“Just raising awareness that [providers] probably hold stigmatizing views – because most people do – is the first step,” says clinical health psychologist Stephanie Hooker, Ph.D., M.P.H., of the HealthPartners Institute in Minneapolis who is working with Bart to confront health provider stigma. Both are part of the National Institute on Drug Abuse’s long-standing National Drug Abuse Treatment Clinical Trials Network, in which treatment researchers and community-based health providers work toward new treatment options in community-level clinical practice. In 2019, the NIH HEAL Initiative significantly expanded the Network’s ability to use cutting-edge research designs, methods, and data resources to address opioid use in areas of the country that the opioid epidemic affects most.

Recently Hooker worked with a local historian who had interviewed community members with opioid use disorder to generate prototypical patient stories. Then, the team filmed actors portraying those patients’ lives – of which addiction is only one part. As part of this research, doctors who participate in the Opioid Wizard study will also watch a patient on a screen tell their story, helping to humanize opioid use disorder.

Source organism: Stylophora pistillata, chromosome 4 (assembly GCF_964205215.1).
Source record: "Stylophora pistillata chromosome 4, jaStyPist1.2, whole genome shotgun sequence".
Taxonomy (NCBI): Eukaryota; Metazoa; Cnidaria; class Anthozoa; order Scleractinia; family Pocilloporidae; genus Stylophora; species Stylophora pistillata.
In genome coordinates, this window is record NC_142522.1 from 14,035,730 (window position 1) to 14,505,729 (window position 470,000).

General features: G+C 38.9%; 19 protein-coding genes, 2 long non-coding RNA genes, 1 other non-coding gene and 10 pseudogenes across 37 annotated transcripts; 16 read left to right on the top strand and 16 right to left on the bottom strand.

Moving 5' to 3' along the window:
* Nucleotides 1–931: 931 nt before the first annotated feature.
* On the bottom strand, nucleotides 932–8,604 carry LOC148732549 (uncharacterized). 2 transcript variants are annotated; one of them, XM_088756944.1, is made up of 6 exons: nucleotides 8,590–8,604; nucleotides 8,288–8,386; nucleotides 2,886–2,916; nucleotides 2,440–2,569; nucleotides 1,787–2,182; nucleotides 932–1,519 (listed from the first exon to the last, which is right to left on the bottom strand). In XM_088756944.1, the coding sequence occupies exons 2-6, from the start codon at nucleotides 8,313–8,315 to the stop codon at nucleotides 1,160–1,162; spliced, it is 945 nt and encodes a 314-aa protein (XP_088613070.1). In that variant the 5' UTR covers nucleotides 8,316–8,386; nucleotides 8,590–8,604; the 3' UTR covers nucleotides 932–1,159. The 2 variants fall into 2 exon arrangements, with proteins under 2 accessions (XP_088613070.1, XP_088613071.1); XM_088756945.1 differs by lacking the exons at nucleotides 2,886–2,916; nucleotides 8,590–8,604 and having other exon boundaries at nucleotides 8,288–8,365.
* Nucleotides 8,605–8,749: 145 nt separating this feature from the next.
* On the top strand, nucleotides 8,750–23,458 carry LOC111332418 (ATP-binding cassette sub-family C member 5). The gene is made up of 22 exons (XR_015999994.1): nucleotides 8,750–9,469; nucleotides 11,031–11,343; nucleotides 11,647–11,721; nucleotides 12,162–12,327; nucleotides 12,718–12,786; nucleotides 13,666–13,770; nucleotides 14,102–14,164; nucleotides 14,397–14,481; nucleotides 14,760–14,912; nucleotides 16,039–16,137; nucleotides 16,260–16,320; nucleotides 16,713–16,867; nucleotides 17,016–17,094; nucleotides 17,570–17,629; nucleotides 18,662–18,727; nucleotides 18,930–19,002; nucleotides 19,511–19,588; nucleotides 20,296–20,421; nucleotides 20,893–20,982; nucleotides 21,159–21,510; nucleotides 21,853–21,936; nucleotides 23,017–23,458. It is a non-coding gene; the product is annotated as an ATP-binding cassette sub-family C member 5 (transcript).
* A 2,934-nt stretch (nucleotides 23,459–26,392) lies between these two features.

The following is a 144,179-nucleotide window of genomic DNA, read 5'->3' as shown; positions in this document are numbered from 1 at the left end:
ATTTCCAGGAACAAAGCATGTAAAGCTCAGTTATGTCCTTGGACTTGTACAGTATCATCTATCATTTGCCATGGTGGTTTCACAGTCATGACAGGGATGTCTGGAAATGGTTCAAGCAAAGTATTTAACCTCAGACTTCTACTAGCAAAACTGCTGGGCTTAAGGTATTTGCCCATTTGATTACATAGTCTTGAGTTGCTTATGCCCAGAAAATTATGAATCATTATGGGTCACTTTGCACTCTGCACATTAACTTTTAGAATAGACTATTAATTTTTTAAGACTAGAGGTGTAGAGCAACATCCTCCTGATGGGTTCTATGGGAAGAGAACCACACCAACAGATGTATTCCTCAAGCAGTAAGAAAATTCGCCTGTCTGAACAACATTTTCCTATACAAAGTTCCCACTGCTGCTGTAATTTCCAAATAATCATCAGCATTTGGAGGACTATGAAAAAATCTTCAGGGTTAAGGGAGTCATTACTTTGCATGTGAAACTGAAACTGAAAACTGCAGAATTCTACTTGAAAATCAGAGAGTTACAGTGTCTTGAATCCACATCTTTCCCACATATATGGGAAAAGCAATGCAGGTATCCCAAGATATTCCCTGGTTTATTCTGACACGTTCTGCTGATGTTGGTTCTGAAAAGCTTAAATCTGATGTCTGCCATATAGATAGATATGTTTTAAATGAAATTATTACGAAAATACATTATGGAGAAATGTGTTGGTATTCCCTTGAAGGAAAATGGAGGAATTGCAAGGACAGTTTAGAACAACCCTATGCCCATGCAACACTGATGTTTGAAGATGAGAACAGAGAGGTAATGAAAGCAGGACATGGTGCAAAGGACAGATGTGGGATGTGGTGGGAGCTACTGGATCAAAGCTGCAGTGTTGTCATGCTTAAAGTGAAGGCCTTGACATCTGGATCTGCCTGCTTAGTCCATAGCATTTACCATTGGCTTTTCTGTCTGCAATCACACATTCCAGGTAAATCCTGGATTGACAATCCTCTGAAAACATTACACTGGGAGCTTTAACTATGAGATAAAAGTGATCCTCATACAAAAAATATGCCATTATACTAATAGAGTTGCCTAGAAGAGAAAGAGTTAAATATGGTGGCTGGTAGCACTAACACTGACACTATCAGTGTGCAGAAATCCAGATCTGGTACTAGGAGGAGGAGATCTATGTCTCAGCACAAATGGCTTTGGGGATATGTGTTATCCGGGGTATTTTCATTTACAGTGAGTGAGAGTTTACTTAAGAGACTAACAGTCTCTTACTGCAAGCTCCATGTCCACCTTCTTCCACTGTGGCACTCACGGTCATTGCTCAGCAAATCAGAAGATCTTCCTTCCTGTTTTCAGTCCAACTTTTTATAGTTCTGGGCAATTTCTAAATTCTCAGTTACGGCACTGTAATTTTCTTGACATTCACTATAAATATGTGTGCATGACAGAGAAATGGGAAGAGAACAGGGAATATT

The patient narratives might talk about how a person started using opioids, or what it’s like to be in recovery. But they also convey lots of other information about jobs, friends and family, and hobbies. The point, Hooker explains, is to show that a substance use disorder may be one part of a person's life, but it doesn’t define them.

This research hopes to generate a ripple effect throughout medicine – when more and more providers see the benefit of treating opioid use disorder routinely in primary care. 

“For change to really be sustainable,” Bart says, “it just has to be a part of who we are, it just becomes routine practice like taking vital signs.”